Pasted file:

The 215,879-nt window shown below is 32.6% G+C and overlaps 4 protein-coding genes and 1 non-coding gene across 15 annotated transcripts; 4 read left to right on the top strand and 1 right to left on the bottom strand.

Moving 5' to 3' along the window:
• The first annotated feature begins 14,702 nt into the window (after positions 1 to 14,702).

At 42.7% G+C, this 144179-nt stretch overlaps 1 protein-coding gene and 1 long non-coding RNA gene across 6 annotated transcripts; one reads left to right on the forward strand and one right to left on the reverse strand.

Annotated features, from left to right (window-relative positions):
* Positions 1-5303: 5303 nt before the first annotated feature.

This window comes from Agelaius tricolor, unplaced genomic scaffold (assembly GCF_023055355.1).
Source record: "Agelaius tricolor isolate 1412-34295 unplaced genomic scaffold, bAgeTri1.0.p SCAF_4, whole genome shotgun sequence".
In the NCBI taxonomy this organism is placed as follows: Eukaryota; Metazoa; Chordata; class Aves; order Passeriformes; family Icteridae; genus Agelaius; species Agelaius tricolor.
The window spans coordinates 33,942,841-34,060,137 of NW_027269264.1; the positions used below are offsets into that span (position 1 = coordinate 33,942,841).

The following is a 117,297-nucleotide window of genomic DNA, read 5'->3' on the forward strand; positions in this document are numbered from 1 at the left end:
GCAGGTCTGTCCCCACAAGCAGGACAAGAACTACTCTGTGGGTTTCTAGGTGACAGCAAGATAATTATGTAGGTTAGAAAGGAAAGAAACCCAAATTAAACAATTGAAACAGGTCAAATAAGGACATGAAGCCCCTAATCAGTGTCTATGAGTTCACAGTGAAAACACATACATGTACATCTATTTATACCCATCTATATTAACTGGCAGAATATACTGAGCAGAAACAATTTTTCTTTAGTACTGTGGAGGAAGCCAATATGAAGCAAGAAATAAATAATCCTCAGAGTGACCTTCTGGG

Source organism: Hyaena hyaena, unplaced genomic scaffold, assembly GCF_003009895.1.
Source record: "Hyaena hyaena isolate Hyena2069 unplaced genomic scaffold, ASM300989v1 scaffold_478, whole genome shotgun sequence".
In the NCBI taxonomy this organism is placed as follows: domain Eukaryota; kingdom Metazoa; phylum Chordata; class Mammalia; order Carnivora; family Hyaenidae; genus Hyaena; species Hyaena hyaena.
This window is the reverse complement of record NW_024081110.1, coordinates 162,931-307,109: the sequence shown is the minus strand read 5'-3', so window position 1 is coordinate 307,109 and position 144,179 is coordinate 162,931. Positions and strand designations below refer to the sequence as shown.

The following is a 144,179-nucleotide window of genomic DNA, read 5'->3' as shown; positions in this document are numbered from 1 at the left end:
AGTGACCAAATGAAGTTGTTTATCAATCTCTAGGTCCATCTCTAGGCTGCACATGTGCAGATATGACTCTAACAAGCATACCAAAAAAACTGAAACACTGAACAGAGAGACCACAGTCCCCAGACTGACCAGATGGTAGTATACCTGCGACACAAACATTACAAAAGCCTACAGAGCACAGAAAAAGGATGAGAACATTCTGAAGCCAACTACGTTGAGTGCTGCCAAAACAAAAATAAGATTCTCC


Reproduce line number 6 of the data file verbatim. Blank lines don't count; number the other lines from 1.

* Positions 1-5303: 5303 nt before the first annotated feature.